dc.contributor.authorHernandez-Martinez, Ana Celiaen
dc.date.issued2015en
dc.publisherThe University of Arizona.en
dc.rightsCopyright © is held by the author. Digital access to this material is made possible by the University Libraries, University of Arizona. Further transmission, reproduction or presentation (such as public display or performance) of protected items is prohibited except with permission of the author.en
dc.description.releaseDissertation not available (per author's request) / University of Arizona affiliates may find this title available in the ProQuest Dissertations & Theses Full Text databaseen
dc.description.abstractEffective doctor-patient communication is critical to improving health outcomes. Good communication improves emotional health, symptom resolution, functional and physiologic status, and pain control. Conversely, ineffective communication leads to misdiagnosis, inappropriate treatment poor adherence, misuse of health services, and high patient stress. In the U.S., Hispanics are the fastest growing minority. Despite the high burden of illness among this population, Hispanics are less likely than other minorities to regularly see a health professional. This is explained in part because Hispanics navigate a health system designed for the majority, experience a mismatch between cultural values and health beliefs, and have limited English proficiency. These communication challenges contribute to health disparities among the Hispanic population living in the U.S. Despite the importance of doctor-patient communication, few communication interventions that focus on improving patient skills have been tested in this population. Therefore, the purpose of this study was to evaluate whether a patient communication intervention tailored for female Hispanic patients could be practically implemented in a practice setting. The first aim focused on adapting existing communication skills training tools for a Hispanic population. The second aim assessed the feasibility of implementing the training tool in a federally qualified health center in a US-Mexico border community. The third aim explored the extent to which trained patients were able to integrate the information provided. Results indicate that it is feasible to implement communication training when delivered by clinical staff. Patient follow-up revealed that patients valued training on how to communicate with their doctor the most. Moreover, it is feasible to sustain the intervention when it is aligned with the priorities of the clinical site. Patient communication training in medically underserved rural areas could improve barriers to improved health outcomes in communities with a high prevalence of Hispanic patients. Future funding is needed to further test, dissemination of communication training programs.en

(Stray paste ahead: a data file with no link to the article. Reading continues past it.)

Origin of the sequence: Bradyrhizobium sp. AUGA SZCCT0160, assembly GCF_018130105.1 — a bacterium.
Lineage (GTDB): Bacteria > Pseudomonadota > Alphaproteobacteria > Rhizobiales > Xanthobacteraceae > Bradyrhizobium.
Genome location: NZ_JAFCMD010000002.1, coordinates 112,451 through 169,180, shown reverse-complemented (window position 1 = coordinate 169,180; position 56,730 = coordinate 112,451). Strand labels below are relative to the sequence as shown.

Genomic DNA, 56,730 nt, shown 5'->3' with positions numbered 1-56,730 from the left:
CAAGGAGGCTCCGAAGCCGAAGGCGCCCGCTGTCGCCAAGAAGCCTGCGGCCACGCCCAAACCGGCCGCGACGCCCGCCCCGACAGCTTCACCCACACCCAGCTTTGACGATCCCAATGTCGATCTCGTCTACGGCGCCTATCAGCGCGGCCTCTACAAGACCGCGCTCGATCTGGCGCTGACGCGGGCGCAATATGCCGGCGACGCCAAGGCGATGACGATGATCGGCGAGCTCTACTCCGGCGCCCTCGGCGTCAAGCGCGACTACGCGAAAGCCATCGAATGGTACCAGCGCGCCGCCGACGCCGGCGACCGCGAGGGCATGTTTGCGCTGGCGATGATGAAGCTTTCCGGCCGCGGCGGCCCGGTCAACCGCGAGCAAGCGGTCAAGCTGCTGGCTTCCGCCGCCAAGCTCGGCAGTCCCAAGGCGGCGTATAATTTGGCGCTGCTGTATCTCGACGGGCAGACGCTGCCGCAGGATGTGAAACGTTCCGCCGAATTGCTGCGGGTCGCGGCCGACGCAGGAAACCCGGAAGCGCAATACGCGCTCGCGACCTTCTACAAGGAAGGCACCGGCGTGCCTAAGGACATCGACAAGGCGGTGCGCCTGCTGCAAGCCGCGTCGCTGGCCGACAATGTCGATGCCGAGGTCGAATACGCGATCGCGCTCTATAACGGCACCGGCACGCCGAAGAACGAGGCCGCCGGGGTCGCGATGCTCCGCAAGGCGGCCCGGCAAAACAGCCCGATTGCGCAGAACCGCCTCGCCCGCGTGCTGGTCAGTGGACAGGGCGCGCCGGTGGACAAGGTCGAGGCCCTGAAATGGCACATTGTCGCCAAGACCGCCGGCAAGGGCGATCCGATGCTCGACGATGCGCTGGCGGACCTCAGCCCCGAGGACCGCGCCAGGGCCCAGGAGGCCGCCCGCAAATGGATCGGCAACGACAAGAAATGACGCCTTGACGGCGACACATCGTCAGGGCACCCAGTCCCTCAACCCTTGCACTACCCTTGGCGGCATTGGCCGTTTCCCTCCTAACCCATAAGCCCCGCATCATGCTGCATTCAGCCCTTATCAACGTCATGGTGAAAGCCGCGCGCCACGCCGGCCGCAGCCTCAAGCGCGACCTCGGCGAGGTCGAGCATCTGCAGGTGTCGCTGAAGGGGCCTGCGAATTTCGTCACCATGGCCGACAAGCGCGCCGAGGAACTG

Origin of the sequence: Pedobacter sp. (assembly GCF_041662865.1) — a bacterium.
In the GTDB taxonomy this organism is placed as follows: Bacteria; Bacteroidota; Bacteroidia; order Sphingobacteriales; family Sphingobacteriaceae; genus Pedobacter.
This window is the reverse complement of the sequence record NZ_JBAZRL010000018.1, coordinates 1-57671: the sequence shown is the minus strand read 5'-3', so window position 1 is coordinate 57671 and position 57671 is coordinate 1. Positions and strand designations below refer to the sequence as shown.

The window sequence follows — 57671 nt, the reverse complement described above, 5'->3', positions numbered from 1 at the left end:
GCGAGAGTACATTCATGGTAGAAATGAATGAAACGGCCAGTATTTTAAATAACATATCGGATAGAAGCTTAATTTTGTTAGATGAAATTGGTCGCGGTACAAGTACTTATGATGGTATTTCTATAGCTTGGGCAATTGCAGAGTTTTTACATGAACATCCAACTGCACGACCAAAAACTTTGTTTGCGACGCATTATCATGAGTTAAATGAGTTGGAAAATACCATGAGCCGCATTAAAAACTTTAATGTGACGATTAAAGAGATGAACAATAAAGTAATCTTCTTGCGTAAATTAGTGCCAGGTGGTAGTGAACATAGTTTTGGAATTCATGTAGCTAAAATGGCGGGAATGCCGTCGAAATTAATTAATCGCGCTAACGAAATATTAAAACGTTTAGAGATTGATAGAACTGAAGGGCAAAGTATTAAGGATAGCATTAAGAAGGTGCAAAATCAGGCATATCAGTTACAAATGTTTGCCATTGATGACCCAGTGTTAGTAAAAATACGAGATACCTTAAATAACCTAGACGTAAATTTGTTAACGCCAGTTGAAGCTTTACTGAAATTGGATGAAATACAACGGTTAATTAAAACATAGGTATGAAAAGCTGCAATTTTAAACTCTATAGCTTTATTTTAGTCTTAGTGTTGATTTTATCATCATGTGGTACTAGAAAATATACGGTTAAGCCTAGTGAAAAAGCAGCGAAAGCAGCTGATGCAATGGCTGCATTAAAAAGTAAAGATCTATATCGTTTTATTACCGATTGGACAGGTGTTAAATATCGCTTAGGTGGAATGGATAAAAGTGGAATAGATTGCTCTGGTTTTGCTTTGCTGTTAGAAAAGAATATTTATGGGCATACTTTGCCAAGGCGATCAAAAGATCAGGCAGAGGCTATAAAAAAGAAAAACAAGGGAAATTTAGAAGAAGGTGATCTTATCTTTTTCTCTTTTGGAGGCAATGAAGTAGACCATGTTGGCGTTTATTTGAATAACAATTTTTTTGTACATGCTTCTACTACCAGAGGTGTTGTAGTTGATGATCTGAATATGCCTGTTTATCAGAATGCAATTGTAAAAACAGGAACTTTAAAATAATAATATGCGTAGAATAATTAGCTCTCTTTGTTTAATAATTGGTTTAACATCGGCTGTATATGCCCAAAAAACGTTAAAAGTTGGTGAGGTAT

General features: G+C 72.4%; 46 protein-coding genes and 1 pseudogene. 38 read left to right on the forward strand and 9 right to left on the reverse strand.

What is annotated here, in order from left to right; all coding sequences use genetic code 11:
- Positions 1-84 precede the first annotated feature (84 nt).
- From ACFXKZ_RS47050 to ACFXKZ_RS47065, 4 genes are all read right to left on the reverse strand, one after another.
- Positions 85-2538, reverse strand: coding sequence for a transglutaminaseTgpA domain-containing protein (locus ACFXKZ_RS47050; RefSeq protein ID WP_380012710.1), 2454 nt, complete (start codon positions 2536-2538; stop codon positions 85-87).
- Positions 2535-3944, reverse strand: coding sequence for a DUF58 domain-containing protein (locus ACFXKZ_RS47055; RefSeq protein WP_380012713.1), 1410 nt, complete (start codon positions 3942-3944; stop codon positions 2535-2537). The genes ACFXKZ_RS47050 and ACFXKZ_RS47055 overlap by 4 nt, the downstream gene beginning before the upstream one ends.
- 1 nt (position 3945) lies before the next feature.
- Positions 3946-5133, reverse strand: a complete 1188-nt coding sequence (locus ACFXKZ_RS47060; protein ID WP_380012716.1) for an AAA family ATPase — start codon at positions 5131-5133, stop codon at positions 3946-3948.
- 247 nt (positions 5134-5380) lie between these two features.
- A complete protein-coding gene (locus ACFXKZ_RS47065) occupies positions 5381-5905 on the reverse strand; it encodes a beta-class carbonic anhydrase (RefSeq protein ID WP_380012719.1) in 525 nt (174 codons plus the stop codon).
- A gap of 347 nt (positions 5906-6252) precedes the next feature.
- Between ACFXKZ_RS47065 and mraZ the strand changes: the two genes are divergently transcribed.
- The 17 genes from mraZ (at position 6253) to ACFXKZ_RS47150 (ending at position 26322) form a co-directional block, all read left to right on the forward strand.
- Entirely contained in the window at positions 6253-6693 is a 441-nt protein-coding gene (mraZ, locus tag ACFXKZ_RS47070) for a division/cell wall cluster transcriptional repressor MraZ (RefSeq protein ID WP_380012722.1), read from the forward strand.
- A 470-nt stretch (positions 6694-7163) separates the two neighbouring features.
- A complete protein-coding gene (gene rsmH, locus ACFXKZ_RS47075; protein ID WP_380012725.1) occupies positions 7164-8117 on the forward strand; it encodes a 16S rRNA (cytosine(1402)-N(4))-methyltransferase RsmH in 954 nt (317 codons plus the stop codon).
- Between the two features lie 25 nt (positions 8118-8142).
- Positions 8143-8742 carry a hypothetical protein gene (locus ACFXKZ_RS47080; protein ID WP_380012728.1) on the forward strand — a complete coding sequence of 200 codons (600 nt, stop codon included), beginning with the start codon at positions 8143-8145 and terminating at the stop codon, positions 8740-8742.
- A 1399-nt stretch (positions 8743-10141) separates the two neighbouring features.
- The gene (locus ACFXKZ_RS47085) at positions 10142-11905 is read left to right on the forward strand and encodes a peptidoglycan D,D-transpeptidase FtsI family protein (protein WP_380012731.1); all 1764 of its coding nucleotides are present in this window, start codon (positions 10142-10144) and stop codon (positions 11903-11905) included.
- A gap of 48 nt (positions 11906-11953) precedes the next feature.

dc.typetexten
dc.typeElectronic Dissertationen
dc.subjectFederally Qualified Community Health Centeren
dc.subjectHispanic Femalesen
dc.subjectPatient Communication Skills Trainingen
dc.subjectRural Areaen
dc.subjectUS-Mexico Borderen
dc.subjectPublic Healthen
dc.subjectDoctor-patient Communicationen
thesis.degree.nameD.P.H.en
thesis.degree.leveldoctoralen
thesis.degree.disciplineGraduate Collegeen
thesis.degree.disciplinePublic Healthen
thesis.degree.grantorUniversity of Arizonaen
dc.contributor.advisorGerald, Joe K.en
dc.contributor.chairGerald, Joe K.en
dc.contributor.committeememberGerald, Joe K.en
dc.contributor.committeememberGarcia, Franciscoen
dc.contributor.committeememberRains, Stephen A.en